Corporations should not feel like they have to “do it all”.  In-house security personnel may be quite capable of taking care of many of the day-t0-day security tasks that arise, but they probably should not be asked to conduct investigations involving employee theft, sexual harrassment, workman’s comp, fraud cases etc., where extensive interviewing is needed. 

Credentialed and experienced professionals can not only save a company millions of dollars in lost revenue and or litigation/law suits, but protect their reputation from being tarnished and damaged.  The question then becomes; “what value do you put on your reputation?”. 

Bodyguard and P.I. Training at Sexton Executive Security, Inc.

Training is definitely the theme at Sexton Executive Security over the next 5 weeks. We kick-off our training programs with our certified Private Investigator class from 9/20 – 9/26.

We often receive employment requests from people looking to work as private investigators. Who could blame them – the work is both exciting and rewarding at the same time. Where else could you legally follow someone around all day/night as they drove, shopped, ate, danced, etc., AND get well paid for it? The answer is; outside of Law Enforcement – nowhere.

Private Investigator training is a great background for future careers. In these tough economic times, many people are loooking for security and are seeking out public sector employment. If you do an online search and use phrases such as “investigator”, “inspector”, or “Inspector General”, you will see just how many positions are available with the Federal, State and local government.

Having private sector training from a certified training academy (SEXTON is certified by the Department of Criminal Justice Services)can not only qualify you for a current job opening, it can also translate into a higher pay grade and empower you with more responsibility and act as a “fast track’ for your career. One of our graduates from last year’s Las Vegas E.P. training class is a perfect example.

In some other States, you can work as an apprentice investigator until you get licensed, but in the Commmonwealth of Virginia, you must be a registered P.I. before you can conduct an investigation. This means that you must first attend training to become registered.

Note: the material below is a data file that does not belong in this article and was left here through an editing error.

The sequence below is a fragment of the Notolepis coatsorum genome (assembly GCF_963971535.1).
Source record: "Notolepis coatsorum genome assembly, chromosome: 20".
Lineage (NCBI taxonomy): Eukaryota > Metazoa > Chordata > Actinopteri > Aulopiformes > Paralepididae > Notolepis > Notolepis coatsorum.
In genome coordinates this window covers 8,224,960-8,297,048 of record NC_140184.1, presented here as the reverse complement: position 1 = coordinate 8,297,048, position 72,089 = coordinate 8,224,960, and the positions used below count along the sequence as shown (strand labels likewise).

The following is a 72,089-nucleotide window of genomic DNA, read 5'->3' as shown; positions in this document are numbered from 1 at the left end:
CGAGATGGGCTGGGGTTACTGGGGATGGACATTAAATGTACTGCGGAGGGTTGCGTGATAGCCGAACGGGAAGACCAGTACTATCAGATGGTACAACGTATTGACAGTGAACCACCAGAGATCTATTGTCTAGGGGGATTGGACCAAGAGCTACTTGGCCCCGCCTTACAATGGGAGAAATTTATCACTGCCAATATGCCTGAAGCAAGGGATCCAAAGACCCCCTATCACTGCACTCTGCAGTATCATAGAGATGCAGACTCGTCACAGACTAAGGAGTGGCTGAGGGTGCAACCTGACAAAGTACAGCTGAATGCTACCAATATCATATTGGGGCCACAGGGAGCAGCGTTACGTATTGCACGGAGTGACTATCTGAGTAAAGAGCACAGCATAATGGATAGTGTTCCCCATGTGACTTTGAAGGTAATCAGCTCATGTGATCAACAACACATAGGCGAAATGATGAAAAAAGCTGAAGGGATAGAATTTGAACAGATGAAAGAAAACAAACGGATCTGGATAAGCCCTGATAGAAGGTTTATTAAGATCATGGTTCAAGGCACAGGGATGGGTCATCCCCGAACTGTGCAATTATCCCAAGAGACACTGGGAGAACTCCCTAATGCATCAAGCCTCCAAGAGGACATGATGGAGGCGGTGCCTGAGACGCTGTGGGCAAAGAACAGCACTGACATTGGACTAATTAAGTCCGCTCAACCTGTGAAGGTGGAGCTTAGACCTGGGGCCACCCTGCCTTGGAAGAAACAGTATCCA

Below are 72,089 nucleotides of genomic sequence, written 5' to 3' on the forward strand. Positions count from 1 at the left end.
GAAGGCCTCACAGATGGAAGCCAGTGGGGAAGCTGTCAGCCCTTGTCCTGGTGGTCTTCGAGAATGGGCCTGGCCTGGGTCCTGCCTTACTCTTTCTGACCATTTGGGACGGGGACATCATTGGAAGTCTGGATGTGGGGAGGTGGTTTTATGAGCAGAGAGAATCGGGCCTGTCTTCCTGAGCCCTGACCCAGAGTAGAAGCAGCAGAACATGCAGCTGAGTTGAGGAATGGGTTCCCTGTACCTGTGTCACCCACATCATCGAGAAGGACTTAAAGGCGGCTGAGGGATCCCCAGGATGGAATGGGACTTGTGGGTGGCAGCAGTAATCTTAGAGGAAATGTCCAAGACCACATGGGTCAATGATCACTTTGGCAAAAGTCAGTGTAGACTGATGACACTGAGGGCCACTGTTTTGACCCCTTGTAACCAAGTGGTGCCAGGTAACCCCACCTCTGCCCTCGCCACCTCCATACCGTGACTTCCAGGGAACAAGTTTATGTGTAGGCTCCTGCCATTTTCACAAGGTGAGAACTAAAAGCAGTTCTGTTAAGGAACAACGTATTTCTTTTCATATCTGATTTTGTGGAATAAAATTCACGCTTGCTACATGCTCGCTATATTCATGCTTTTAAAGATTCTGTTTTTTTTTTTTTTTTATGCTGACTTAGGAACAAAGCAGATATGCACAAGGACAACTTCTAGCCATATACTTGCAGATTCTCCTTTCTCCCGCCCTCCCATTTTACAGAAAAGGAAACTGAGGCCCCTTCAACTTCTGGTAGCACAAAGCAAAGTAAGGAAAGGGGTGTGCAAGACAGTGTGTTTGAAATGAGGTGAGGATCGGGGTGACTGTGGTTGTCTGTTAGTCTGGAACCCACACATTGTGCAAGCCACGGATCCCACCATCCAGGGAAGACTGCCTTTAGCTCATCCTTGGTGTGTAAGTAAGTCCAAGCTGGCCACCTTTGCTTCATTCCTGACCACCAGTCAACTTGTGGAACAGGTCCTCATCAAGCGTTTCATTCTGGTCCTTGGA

If you are serious about a career in the investigations field, then you should carefully consider where to attend training. Remember, not all schools are created equal and while some will go above and beyond to teach you everything you need for a solid foundation in the field, others will cut corners and concentrate on their profit from training you.

If you make your choice based on the fact that attending a particular school will save you a couple hundred dollars (we often hear this as a reason), then you are selling yourself short, way short. A couple hundred dollars is one day’s pay. Is your career (which could easily last 30 + years) not worth more than a day’s pay?

At SEXTON, our focus is on you, the student. Our mission statement is to provide a superior training experience, so that you are best prepared for the tasks ahead once you enter the field. As a way of demonstrating how important that is to us, we hire our own graduates to conduct investigations for our clients.

Is there any higher endorsement than to hire those you taught to provide services for your top clients? Even if you are not a resident of VA, you can still attend our highly acclaimed training (one graduate calls us; “The Harvard of P.I. schools!).

The Department of Criminal Justice Services (DCJS)is highly regarded throughout the U.S. and often seen as the premiere regulating body. Schools and courses certified by them are therefore widely accepted by employers and other authorities.